Street Photography… An Escape from the Norm

It wasn’t until recently I got more and more into photography. More specifically, street photography. I was always interested in buying a DSLR camera, but I would always put it off and just forget about it. After all, I’m a video guy. Movies and stories are my thing. I wasn’t drawn into photography much. I just wanted to go out and make short movies and eventually a feature length.

Maybe one day…

Then, one day, I was man enough to just go for it and buy the damn DSLR. I mean, it was this great big epiphany. After a good amount of research on which camera would be best for me and my budget, I decided to go with the Canon T6i, which is by far a great camera to not only start off with, but to use professionally as well.


Lo and behold! Just like that, and I’m now a photographer. An amateur photographer to be exact, and I’m damn proud of it. It was perhaps one of the greatest investments that I made. And yes, I even ended up purchasing a Panasonic prosumer camcorder for all my video work a few years back, and I don’t even consider that to be one of the greatest investments I made. See, a DSLR is, well, different.

Having a photo camera opened up a whole new world for me. The mundane didn’t seem so mundane anymore. Once the camera is gripped in your hand, you get a strange, but pleasant, feeling come over you. You feel like you want to capture everything and anything you can. Of course, there’s a positive and a negative about this. After all, you’re aiming to get a great shot with at least some thought to it.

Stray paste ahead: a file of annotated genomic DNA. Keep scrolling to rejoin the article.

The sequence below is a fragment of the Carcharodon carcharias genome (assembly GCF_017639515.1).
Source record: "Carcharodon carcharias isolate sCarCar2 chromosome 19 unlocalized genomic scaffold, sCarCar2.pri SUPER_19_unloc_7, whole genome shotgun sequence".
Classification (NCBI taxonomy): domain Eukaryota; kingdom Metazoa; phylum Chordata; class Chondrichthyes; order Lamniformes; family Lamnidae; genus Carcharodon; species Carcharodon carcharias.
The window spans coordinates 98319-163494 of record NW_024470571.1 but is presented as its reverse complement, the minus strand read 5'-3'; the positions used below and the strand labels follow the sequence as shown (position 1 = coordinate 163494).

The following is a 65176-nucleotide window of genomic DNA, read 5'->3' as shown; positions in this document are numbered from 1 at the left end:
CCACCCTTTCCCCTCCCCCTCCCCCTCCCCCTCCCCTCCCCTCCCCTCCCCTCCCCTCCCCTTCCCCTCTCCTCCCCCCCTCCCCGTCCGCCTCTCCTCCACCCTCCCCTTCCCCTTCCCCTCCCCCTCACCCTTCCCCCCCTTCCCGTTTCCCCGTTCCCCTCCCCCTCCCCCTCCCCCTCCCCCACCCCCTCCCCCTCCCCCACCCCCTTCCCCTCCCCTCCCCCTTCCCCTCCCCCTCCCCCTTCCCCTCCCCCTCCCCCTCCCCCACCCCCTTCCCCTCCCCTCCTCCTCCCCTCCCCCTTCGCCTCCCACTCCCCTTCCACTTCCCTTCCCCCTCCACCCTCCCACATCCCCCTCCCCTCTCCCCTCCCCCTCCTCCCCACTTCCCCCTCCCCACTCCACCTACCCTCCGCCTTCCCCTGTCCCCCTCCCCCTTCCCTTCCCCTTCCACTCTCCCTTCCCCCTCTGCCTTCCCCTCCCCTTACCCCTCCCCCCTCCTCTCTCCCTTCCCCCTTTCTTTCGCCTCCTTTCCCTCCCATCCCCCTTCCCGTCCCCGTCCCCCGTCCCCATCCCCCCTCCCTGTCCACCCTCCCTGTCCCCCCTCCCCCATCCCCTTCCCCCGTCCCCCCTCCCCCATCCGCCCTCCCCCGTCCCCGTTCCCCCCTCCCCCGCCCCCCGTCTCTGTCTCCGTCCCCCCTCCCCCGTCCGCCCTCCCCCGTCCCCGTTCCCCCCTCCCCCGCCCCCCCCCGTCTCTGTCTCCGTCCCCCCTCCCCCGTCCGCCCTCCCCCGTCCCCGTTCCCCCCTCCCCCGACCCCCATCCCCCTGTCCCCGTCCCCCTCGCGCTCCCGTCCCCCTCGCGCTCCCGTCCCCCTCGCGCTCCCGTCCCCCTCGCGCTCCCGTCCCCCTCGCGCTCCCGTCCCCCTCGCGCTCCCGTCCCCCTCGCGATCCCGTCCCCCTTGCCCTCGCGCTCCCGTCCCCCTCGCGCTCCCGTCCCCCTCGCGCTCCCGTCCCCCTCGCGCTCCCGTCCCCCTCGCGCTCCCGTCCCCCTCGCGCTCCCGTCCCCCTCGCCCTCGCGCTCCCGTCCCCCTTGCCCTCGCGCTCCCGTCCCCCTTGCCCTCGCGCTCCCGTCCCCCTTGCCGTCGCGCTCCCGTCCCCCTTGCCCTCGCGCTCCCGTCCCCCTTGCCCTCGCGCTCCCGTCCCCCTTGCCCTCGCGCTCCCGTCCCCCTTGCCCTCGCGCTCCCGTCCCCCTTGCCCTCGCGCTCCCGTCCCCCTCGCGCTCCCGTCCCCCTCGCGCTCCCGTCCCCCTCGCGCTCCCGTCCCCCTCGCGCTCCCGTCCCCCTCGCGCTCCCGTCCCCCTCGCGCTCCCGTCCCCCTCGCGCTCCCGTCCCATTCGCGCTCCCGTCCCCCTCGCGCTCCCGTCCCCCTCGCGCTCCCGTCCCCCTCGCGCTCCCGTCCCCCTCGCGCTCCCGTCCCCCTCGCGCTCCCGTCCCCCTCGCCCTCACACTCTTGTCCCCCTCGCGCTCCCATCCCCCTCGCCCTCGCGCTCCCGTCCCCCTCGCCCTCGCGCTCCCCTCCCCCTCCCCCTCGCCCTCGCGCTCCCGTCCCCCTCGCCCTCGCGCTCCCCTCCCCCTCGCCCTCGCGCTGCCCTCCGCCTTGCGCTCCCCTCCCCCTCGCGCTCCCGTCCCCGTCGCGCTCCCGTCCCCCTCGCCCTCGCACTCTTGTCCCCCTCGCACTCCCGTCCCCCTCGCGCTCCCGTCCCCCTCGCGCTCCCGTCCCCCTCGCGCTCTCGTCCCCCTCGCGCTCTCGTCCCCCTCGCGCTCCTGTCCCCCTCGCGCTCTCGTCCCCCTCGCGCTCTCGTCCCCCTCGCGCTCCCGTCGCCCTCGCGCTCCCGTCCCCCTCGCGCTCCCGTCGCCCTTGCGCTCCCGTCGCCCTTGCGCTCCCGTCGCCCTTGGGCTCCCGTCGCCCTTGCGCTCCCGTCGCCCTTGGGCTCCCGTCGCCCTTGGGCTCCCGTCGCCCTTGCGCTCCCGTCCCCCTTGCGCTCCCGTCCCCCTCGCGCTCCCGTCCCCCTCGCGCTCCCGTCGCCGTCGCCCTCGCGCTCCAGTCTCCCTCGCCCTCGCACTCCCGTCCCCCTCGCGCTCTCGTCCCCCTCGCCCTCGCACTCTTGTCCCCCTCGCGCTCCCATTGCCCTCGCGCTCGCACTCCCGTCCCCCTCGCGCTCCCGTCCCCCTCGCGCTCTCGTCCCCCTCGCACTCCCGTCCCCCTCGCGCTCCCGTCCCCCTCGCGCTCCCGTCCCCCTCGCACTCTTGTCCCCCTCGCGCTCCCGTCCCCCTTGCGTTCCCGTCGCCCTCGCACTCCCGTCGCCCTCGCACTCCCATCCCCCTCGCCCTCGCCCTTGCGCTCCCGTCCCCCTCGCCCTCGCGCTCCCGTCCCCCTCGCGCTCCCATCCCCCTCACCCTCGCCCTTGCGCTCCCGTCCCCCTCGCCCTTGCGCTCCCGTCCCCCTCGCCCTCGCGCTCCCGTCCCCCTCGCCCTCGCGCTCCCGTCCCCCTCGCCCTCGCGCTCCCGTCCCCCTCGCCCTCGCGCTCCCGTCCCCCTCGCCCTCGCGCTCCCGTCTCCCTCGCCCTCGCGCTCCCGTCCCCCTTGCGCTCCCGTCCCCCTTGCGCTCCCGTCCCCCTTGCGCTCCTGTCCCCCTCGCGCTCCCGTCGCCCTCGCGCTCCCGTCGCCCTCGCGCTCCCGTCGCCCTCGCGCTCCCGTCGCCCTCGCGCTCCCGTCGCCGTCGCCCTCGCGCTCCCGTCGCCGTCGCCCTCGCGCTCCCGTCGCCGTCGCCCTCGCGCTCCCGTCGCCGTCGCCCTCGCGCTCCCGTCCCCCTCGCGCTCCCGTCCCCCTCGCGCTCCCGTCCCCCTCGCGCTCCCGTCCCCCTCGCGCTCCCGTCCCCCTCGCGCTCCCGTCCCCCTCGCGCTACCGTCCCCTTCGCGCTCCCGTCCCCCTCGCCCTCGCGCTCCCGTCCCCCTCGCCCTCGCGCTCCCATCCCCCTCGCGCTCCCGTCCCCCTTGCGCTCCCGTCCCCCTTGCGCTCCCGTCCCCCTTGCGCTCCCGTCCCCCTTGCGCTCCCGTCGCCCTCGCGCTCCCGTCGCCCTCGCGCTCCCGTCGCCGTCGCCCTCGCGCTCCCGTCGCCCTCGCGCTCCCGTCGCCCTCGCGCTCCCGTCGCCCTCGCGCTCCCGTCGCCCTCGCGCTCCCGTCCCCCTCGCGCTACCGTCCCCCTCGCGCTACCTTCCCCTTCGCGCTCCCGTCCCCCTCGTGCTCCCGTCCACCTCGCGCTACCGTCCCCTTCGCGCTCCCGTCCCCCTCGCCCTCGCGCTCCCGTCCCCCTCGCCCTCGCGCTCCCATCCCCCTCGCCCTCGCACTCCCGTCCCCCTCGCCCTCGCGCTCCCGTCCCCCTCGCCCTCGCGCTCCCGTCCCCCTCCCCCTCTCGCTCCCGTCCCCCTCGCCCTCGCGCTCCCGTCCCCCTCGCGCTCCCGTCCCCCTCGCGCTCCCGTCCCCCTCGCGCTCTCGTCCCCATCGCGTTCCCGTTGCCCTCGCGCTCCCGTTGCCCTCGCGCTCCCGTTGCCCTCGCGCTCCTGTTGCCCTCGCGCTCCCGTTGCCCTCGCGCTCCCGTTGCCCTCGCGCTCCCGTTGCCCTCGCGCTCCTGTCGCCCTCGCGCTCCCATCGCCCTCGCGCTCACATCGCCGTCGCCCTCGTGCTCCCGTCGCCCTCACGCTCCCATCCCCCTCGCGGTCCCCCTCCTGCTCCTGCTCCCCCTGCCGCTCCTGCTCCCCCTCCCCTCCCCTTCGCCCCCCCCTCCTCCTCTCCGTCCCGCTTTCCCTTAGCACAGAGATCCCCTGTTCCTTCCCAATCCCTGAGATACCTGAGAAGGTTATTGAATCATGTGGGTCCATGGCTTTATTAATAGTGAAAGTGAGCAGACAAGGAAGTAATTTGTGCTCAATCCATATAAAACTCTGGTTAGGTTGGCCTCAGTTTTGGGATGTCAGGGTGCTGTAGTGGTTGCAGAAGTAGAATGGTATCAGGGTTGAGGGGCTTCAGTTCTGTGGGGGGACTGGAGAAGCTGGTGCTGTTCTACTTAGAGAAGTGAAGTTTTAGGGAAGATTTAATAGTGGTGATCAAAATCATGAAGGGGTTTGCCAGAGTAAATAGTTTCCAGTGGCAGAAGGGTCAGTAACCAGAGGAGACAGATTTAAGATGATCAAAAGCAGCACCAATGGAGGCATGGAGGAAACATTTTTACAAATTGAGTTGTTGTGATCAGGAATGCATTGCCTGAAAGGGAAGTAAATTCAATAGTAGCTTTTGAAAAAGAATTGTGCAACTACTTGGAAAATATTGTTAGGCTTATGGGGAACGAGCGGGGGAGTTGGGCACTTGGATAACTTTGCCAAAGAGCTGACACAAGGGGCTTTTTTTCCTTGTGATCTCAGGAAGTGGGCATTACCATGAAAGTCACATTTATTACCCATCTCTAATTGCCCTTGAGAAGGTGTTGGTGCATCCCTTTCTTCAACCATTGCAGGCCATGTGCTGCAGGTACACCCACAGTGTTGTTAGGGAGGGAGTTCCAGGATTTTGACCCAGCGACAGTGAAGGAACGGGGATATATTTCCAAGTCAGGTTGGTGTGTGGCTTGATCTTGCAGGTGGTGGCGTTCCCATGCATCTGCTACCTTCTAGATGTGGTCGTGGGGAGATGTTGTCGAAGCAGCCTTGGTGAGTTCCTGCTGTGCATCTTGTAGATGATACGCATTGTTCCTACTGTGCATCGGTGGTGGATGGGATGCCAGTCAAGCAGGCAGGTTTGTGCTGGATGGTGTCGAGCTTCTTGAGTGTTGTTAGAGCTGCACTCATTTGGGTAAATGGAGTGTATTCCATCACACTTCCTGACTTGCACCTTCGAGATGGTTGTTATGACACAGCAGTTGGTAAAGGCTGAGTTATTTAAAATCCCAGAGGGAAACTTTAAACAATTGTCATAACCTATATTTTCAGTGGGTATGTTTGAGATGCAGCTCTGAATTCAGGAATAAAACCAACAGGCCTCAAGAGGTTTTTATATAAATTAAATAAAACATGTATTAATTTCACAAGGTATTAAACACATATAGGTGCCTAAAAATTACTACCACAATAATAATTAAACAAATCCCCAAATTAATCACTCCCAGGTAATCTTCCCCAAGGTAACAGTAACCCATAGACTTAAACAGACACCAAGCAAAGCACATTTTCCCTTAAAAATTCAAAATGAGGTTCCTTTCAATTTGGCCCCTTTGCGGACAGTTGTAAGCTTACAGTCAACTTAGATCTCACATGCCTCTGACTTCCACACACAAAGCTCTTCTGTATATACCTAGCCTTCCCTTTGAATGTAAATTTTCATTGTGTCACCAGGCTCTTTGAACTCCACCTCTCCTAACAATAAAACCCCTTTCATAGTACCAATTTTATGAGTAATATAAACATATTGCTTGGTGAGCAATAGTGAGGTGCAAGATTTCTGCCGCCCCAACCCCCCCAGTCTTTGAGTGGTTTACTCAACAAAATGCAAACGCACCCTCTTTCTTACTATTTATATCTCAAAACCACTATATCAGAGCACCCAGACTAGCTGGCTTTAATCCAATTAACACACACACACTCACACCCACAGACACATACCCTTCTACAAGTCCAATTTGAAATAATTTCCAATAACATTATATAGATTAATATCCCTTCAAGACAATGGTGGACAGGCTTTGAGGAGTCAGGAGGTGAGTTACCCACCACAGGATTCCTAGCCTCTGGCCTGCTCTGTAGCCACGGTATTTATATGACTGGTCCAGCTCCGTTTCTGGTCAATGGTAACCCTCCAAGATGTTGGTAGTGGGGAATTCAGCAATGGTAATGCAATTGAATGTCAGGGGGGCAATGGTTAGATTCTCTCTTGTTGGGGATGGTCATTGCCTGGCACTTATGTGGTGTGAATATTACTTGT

The world seems different. You begin to notice the way a person walks. The gestures he makes. You begin to think more photographically. You bring the camera up to your eye and look through the viewfinder. You try to picture things in your mind. Think about how that particular subject looks by him or herself. What if another subject were in the frame? Would it look good? Does it tell a story? What type of story does it tell? How are the shadows? The lights? Do you shift one or two steps over. Does that shift tell a completely different story? Should you turn around and see what’s behind you? Maybe another subject is coming towards your direction. What’s above? What’s below?


All these thoughts run through your head, and a split second decision has to be made, or else it’s gone for good. I certainly have paid more and more attention to this and continue to do so whenever I step outside with my camera. This is a way for me to escape from the norm of everyday life. A way to better understand our complex, mysterious world. Even if I don’t take a photo on that particular day, or if the photo I take isn’t quite good enough, my mind is automatically set to think photographically.

There are days that I don’t take my camera with me, and I come across a particular scenario that would make for a great photo. I do regret it, but I don’t sweat it much or lose sleep over it because I know more opportunities will come. At least my mind is trained to look for these things.


I’m always composing the shot in my head. I’m always escaping from the norm. So, if you have a camera that’s sitting in your closet collecting dust, go dig through your junk and find it. Blow that dust right off and venture out.

Let us all escape from the norm and continue shooting life’s mysteries.